“If you win this you are in with the likes of Tipperary, Kilkenny and Limerick and for a Carlow hurler it would just be unbelievable to be in with the likes of those. That would be a motivating factor - there is no doubt about it. I am looking forward to it because it is a terrific challenge,” Colm Bonnar added.

“Our lads were hugely disappointed when they lost the division 2A final - they did want to go up and they did want to test themselves against the bigger teams; they do want to get themselves up the board in terms of the rankings. They want to get into a top ten position. It takes a lot of work, but that is what drives them. They are very good hurlers - they have no problem hurling, but they just have to keep it going, be tested by better players and learn from that. They want to get there and they want to see how far they can bring their hurling,” Colm Bonnar said.

Colm Bonnar, a proud Cashel King Cormacs man, is in his first year as manager of the Carlow senior hurling team.

ROLLERCOASTER YEAR

After a tricky campaign Laois finished bottom of the division 1B table, but beat Kerry in a relegation play-off before facing into the Leinster Senior Hurling Championship qualifier group. Laois duly topped the round robin series thanks to victories over Westmeath (1-23 to 2-17), Meath (3-25 to 2-13) and Kerry (2-21 to 3-15); that sequence of results propelled Laois into a Leinster quarter-final against Wexford which Kelly’s men lost (1-17 to 3-25).

“It has been a bit of a rollercoaster of a year - there have been ups and downs,” Éamonn Kelly admitted.

“There is a massive difference between the top nine or ten teams and the rest. We were competitive in the round robin and we won that. We are probably at the higher echelons on that side of it and Carlow are there as well, but then you are looking at teams like Tipperary and there is an awful difference. They should be putting in a B championship or something like that and play the final on the same day as the All-Ireland final to give teams a bit of a platform because the winners of the game between ourselves and Carlow could conceivably draw Kilkenny and that’s no good to anybody,” the Kiladangan man argued.

“Laois are majorly in transition - we have fifteen under-21s and only three guys over the age of twenty-four. They are very young and they haven’t got enough of a foundation in terms of strength and conditioning behind them to be able to compete physically. Hurling-wise we are not too bad, but from the physicality side of things the likes of Tipperary or Kilkenny would put holes in us. We played Wexford and okay we scored 1-17, but we conceded 3-25,” Kelly added.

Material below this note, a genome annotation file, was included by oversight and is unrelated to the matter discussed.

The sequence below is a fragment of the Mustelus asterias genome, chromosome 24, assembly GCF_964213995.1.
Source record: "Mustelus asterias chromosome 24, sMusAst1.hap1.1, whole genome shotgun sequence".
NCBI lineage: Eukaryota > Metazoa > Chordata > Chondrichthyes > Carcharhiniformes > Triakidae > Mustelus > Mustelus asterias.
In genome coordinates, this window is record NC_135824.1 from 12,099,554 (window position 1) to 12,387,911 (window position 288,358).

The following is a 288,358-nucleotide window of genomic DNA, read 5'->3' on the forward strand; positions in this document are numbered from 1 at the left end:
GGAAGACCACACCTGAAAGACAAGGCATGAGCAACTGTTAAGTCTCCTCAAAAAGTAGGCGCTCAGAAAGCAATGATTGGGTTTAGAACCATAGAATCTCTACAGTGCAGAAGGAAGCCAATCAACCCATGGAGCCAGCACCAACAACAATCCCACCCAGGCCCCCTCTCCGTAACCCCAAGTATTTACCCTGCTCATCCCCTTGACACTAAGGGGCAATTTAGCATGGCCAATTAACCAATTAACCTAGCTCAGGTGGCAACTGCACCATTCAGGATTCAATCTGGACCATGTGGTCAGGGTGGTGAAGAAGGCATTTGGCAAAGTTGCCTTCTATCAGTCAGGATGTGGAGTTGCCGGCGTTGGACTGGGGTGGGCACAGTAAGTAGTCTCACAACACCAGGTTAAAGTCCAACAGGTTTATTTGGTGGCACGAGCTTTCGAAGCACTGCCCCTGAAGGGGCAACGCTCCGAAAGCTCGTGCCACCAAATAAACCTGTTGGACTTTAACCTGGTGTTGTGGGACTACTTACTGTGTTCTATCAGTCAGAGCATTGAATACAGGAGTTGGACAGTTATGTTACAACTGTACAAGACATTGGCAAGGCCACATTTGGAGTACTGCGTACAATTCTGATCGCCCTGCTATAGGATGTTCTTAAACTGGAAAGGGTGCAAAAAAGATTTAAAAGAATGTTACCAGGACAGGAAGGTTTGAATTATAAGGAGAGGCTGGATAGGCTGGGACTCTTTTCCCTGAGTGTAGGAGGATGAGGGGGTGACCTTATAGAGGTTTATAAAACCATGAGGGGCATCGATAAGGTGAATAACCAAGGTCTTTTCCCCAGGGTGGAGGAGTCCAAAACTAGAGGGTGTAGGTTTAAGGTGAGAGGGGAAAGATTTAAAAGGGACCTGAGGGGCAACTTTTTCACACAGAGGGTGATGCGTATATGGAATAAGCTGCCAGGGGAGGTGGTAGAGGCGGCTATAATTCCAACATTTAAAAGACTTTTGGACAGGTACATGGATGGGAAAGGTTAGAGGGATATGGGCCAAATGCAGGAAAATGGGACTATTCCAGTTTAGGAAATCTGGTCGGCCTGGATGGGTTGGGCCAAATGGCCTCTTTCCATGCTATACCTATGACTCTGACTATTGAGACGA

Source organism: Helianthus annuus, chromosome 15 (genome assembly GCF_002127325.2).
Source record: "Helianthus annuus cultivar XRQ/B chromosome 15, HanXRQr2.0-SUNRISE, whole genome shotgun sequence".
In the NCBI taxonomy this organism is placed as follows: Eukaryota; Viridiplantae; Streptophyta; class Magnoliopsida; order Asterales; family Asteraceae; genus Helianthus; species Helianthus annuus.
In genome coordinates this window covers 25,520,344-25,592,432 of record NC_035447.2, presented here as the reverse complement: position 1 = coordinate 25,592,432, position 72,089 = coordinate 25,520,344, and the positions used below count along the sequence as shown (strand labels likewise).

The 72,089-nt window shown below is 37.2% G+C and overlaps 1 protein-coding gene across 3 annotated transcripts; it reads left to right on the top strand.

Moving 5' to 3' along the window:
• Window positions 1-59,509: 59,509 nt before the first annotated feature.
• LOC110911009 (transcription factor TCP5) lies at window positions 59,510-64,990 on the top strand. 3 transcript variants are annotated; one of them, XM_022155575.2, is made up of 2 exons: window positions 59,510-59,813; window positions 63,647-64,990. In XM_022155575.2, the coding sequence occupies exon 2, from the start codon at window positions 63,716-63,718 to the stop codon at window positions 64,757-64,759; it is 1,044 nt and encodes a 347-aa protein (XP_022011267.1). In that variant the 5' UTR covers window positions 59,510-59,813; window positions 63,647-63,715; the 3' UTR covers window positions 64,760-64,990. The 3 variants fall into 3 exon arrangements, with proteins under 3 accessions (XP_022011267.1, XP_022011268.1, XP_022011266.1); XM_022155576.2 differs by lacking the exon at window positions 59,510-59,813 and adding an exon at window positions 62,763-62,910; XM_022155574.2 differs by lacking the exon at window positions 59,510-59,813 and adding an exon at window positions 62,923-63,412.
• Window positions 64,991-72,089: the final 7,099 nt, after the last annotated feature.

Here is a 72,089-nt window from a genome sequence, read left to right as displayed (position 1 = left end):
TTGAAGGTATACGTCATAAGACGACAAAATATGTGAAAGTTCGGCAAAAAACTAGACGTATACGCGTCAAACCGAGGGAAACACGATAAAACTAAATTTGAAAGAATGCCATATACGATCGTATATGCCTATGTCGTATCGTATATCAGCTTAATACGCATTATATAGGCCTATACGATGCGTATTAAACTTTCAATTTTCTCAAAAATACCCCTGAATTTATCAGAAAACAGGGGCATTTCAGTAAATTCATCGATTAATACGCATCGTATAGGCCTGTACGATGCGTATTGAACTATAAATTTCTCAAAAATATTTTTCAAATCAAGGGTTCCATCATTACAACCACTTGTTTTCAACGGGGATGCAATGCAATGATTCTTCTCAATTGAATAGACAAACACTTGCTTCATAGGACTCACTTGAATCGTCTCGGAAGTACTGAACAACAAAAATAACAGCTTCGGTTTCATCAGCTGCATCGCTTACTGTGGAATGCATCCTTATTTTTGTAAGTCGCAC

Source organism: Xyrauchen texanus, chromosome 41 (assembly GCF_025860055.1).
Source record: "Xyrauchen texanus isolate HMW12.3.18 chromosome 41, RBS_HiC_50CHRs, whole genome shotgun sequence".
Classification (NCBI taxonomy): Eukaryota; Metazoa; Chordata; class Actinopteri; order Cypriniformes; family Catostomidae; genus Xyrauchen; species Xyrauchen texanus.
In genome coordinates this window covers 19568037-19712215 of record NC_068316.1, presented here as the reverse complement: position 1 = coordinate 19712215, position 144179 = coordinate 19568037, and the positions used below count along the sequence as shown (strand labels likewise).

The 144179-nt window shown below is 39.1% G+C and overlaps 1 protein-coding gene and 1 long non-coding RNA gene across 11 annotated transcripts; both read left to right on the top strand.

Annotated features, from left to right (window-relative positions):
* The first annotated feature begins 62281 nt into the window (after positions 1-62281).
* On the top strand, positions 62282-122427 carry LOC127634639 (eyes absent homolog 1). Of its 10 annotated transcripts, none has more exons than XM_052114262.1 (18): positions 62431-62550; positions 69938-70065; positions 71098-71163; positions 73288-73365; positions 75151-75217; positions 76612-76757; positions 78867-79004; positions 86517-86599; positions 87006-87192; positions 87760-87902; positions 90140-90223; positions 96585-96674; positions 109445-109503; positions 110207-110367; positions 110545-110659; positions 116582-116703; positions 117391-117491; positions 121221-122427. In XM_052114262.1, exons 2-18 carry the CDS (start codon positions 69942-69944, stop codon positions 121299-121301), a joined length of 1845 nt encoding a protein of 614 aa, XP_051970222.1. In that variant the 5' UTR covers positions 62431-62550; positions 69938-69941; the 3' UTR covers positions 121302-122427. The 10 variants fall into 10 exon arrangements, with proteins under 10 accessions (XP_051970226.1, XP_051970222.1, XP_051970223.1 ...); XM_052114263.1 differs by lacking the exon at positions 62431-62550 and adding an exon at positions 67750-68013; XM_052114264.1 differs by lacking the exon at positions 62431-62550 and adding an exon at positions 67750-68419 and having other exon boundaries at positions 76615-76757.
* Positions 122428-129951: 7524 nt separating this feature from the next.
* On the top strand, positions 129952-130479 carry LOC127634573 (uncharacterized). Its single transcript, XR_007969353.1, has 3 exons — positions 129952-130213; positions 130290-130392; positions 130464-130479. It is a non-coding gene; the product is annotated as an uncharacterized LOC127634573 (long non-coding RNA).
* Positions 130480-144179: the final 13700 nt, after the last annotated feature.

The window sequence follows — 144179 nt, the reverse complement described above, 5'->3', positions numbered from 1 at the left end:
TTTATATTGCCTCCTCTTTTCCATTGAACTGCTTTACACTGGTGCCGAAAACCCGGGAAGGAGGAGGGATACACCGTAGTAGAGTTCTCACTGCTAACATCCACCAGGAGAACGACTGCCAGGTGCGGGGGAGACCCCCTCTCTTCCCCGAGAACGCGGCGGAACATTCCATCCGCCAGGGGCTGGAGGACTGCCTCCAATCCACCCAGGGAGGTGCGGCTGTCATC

ABSOLUTE CRACKER

Irrespective of their place in the hurling world the contest between Laois and Carlow on Sunday promises to be an absolute cracker.

“It’s great for both of us - it is going to be a fifty-fifty game and I expect it to be very competitive. I played against Carlow a few times with Kerry and I see this year that they are way more organised. They seem to be hurling with a lot of confidence and I would say that Colm (Bonnar) has brought that into them. So, it will be a very competitive and open game,” Éamonn Kelly told the Tipperary Star.

“I would say that it will be a fifty-fifty game and it could even be swaying in the favour of Carlow. We have an awful lot of injuries - no one seems to get a handy injury in Laois. If players get injured in Laois it seems to put them out for the year. So, we are just a bit thin on the ground at the minute,” Kelly added.

Meanwhile Carlow manager Colm Bonnar is also promising a man-to-man battle and an entertaining spectacle.

“We never put any kind of a sweeper system in place - we felt that we had the hurlers to go toe-to-toe. When you are playing other teams and you are moving up a notch you do, maybe, have to take a look at it, but I would say that both teams will be going straight at it on Sunday. I think it will be fifteen-on-fifteen with both teams having a cut at one another,” Colm Bonnar said.

“Laois will have good belief from what they have done in terms of preparation and so will we. Both teams have been putting up big scores and we do both go for it so it should be a good game. It will be a good test for us, but we can’t allow them to walk all over us. For Laois there is a huge amount at stake because this is what they have trained for - to get into the qualifiers and to get themselves into this position.”